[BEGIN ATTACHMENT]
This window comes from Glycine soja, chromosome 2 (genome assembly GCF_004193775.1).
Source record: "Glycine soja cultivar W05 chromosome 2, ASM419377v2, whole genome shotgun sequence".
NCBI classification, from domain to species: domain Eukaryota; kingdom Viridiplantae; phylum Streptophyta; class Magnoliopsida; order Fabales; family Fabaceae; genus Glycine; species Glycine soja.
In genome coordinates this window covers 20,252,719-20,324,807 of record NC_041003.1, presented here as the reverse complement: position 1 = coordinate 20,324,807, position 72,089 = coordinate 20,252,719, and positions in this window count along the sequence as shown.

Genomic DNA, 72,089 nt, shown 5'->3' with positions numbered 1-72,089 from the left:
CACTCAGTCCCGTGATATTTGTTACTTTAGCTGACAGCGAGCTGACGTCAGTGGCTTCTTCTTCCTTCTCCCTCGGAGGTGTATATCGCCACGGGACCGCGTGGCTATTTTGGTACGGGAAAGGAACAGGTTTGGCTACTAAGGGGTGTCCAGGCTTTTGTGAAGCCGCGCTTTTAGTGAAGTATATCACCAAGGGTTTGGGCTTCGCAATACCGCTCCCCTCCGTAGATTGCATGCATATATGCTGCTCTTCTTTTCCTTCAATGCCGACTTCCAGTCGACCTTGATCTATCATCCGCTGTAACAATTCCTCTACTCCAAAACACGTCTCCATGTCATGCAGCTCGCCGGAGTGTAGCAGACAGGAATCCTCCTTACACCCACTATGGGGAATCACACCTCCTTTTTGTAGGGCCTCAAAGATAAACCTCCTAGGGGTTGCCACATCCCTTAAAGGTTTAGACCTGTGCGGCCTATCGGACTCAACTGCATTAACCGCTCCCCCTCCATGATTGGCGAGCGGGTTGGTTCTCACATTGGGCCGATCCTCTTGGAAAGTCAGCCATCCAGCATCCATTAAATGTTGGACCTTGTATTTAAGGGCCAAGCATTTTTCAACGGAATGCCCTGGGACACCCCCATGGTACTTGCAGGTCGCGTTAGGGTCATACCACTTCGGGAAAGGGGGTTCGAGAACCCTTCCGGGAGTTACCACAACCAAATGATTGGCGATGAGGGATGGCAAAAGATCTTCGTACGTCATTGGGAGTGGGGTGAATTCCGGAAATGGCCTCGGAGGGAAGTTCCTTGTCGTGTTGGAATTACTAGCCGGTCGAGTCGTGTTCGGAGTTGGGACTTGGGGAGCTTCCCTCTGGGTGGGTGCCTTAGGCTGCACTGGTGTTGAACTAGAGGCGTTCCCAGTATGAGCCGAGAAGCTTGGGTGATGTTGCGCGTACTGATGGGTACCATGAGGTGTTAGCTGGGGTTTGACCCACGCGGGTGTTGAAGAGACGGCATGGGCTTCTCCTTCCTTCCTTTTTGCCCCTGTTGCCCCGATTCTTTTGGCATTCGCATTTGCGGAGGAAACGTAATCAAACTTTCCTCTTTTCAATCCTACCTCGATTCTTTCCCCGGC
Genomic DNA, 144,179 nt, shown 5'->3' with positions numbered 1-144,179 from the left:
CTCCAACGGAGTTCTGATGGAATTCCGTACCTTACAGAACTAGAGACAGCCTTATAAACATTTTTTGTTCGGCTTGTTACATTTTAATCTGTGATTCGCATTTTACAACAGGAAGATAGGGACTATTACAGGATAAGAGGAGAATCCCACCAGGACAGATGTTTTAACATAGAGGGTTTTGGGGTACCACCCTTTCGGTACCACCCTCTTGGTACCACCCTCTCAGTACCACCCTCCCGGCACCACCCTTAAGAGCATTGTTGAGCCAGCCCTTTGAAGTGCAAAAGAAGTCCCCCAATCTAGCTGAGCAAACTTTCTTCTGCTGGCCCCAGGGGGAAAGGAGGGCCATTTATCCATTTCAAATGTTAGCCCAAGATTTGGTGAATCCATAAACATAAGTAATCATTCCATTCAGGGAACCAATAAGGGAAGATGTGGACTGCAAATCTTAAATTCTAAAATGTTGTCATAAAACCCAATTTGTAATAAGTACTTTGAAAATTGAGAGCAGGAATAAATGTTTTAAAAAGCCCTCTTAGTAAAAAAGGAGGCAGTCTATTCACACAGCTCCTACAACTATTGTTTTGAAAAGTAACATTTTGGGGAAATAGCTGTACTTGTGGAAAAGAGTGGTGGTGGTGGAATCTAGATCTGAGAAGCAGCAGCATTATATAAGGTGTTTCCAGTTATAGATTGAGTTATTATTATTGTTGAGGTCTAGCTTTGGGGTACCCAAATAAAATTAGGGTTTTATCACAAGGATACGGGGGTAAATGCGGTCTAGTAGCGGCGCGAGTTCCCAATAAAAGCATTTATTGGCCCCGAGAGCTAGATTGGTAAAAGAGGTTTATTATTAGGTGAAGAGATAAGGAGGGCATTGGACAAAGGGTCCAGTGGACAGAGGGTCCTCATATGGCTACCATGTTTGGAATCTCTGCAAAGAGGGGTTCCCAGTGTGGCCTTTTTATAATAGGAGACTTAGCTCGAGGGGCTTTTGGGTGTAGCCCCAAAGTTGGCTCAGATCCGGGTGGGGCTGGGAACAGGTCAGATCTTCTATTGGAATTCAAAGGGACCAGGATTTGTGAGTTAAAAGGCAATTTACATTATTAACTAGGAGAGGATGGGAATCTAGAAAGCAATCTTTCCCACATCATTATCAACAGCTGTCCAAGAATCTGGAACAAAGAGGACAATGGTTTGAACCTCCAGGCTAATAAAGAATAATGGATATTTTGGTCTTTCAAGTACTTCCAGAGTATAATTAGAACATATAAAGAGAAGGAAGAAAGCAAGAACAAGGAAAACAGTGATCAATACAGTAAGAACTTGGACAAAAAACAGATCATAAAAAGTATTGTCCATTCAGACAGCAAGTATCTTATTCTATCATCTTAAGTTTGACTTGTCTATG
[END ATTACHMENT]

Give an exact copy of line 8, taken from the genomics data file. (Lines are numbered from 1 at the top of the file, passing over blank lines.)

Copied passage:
CTCCAACGGAGTTCTGATGGAATTCCGTACCTTACAGAACTAGAGACAGCCTTATAAACATTTTTTGTTCGGCTTGTTACATTTTAATCTGTGATTCGCATTTTACAACAGGAAGATAGGGACTATTACAGGATAAGAGGAGAATCCCACCAGGACAGATGTTTTAACATAGAGGGTTTTGGGGTACCACCCTTTCGGTACCACCCTCTTGGTACCACCCTCTCAGTACCACCCTCCCGGCACCACCCTTAAGAGCATTGTTGAGCCAGCCCTTTGAAGTGCAAAAGAAGTCCCCCAATCTAGCTGAGCAAACTTTCTTCTGCTGGCCCCAGGGGGAAAGGAGGGCCATTTATCCATTTCAAATGTTAGCCCAAGATTTGGTGAATCCATAAACATAAGTAATCATTCCATTCAGGGAACCAATAAGGGAAGATGTGGACTGCAAATCTTAAATTCTAAAATGTTGTCATAAAACCCAATTTGTAATAAGTACTTTGAAAATTGAGAGCAGGAATAAATGTTTTAAAAAGCCCTCTTAGTAAAAAAGGAGGCAGTCTATTCACACAGCTCCTACAACTATTGTTTTGAAAAGTAACATTTTGGGGAAATAGCTGTACTTGTGGAAAAGAGTGGTGGTGGTGGAATCTAGATCTGAGAAGCAGCAGCATTATATAAGGTGTTTCCAGTTATAGATTGAGTTATTATTATTGTTGAGGTCTAGCTTTGGGGTACCCAAATAAAATTAGGGTTTTATCACAAGGATACGGGGGTAAATGCGGTCTAGTAGCGGCGCGAGTTCCCAATAAAAGCATTTATTGGCCCCGAGAGCTAGATTGGTAAAAGAGGTTTATTATTAGGTGAAGAGATAAGGAGGGCATTGGACAAAGGGTCCAGTGGACAGAGGGTCCTCATATGGCTACCATGTTTGGAATCTCTGCAAAGAGGGGTTCCCAGTGTGGCCTTTTTATAATAGGAGACTTAGCTCGAGGGGCTTTTGGGTGTAGCCCCAAAGTTGGCTCAGATCCGGGTGGGGCTGGGAACAGGTCAGATCTTCTATTGGAATTCAAAGGGACCAGGATTTGTGAGTTAAAAGGCAATTTACATTATTAACTAGGAGAGGATGGGAATCTAGAAAGCAATCTTTCCCACATCATTATCAACAGCTGTCCAAGAATCTGGAACAAAGAGGACAATGGTTTGAACCTCCAGGCTAATAAAGAATAATGGATATTTTGGTCTTTCAAGTACTTCCAGAGTATAATTAGAACATATAAAGAGAAGGAAGAAAGCAAGAACAAGGAAAACAGTGATCAATACAGTAAGAACTTGGACAAAAAACAGATCATAAAAAGTATTGTCCATTCAGACAGCAAGTATCTTATTCTATCATCTTAAGTTTGACTTGTCTATG